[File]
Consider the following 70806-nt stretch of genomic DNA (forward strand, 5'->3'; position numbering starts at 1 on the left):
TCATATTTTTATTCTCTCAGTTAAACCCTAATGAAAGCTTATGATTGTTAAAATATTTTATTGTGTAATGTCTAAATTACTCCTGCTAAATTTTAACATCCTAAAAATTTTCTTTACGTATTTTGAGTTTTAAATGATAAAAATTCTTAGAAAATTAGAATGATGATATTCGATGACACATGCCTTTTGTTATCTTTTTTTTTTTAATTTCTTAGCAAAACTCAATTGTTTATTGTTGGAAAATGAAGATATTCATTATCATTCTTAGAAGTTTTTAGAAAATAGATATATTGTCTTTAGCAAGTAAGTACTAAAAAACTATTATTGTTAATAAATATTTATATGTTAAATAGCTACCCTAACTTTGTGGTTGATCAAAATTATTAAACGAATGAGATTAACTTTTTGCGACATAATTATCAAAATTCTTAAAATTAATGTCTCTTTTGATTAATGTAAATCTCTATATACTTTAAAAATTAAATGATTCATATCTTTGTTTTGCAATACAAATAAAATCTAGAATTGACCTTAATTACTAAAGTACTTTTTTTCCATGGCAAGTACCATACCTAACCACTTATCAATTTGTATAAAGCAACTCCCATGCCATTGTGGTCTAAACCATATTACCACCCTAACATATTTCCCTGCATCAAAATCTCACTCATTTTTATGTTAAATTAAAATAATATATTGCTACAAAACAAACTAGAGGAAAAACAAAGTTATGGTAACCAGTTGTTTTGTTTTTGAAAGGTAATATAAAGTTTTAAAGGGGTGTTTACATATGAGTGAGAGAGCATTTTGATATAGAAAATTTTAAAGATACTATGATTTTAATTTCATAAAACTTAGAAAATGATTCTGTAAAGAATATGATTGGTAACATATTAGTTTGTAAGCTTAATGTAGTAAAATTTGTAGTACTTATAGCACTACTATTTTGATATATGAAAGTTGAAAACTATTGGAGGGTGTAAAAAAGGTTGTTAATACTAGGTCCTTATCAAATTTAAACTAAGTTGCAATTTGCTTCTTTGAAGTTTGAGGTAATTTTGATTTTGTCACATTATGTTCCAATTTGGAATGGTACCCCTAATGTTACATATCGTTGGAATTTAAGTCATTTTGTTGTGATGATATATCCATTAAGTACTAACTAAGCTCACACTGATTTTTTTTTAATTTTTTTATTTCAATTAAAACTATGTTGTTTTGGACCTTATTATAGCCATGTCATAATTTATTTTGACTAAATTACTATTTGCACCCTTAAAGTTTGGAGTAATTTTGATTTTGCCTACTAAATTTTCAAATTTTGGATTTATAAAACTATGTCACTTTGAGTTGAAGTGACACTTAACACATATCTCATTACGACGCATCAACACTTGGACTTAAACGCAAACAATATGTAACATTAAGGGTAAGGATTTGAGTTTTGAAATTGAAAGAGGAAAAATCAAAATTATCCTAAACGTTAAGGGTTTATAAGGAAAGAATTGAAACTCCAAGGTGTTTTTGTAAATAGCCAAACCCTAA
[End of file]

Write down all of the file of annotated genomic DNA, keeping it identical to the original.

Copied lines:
Consider the following 70806-nt stretch of genomic DNA (forward strand, 5'->3'; position numbering starts at 1 on the left):
TCATATTTTTATTCTCTCAGTTAAACCCTAATGAAAGCTTATGATTGTTAAAATATTTTATTGTGTAATGTCTAAATTACTCCTGCTAAATTTTAACATCCTAAAAATTTTCTTTACGTATTTTGAGTTTTAAATGATAAAAATTCTTAGAAAATTAGAATGATGATATTCGATGACACATGCCTTTTGTTATCTTTTTTTTTTTAATTTCTTAGCAAAACTCAATTGTTTATTGTTGGAAAATGAAGATATTCATTATCATTCTTAGAAGTTTTTAGAAAATAGATATATTGTCTTTAGCAAGTAAGTACTAAAAAACTATTATTGTTAATAAATATTTATATGTTAAATAGCTACCCTAACTTTGTGGTTGATCAAAATTATTAAACGAATGAGATTAACTTTTTGCGACATAATTATCAAAATTCTTAAAATTAATGTCTCTTTTGATTAATGTAAATCTCTATATACTTTAAAAATTAAATGATTCATATCTTTGTTTTGCAATACAAATAAAATCTAGAATTGACCTTAATTACTAAAGTACTTTTTTTCCATGGCAAGTACCATACCTAACCACTTATCAATTTGTATAAAGCAACTCCCATGCCATTGTGGTCTAAACCATATTACCACCCTAACATATTTCCCTGCATCAAAATCTCACTCATTTTTATGTTAAATTAAAATAATATATTGCTACAAAACAAACTAGAGGAAAAACAAAGTTATGGTAACCAGTTGTTTTGTTTTTGAAAGGTAATATAAAGTTTTAAAGGGGTGTTTACATATGAGTGAGAGAGCATTTTGATATAGAAAATTTTAAAGATACTATGATTTTAATTTCATAAAACTTAGAAAATGATTCTGTAAAGAATATGATTGGTAACATATTAGTTTGTAAGCTTAATGTAGTAAAATTTGTAGTACTTATAGCACTACTATTTTGATATATGAAAGTTGAAAACTATTGGAGGGTGTAAAAAAGGTTGTTAATACTAGGTCCTTATCAAATTTAAACTAAGTTGCAATTTGCTTCTTTGAAGTTTGAGGTAATTTTGATTTTGTCACATTATGTTCCAATTTGGAATGGTACCCCTAATGTTACATATCGTTGGAATTTAAGTCATTTTGTTGTGATGATATATCCATTAAGTACTAACTAAGCTCACACTGATTTTTTTTTAATTTTTTTATTTCAATTAAAACTATGTTGTTTTGGACCTTATTATAGCCATGTCATAATTTATTTTGACTAAATTACTATTTGCACCCTTAAAGTTTGGAGTAATTTTGATTTTGCCTACTAAATTTTCAAATTTTGGATTTATAAAACTATGTCACTTTGAGTTGAAGTGACACTTAACACATATCTCATTACGACGCATCAACACTTGGACTTAAACGCAAACAATATGTAACATTAAGGGTAAGGATTTGAGTTTTGAAATTGAAAGAGGAAAAATCAAAATTATCCTAAACGTTAAGGGTTTATAAGGAAAGAATTGAAACTCCAAGGTGTTTTTGTAAATAGCCAAACCCTAA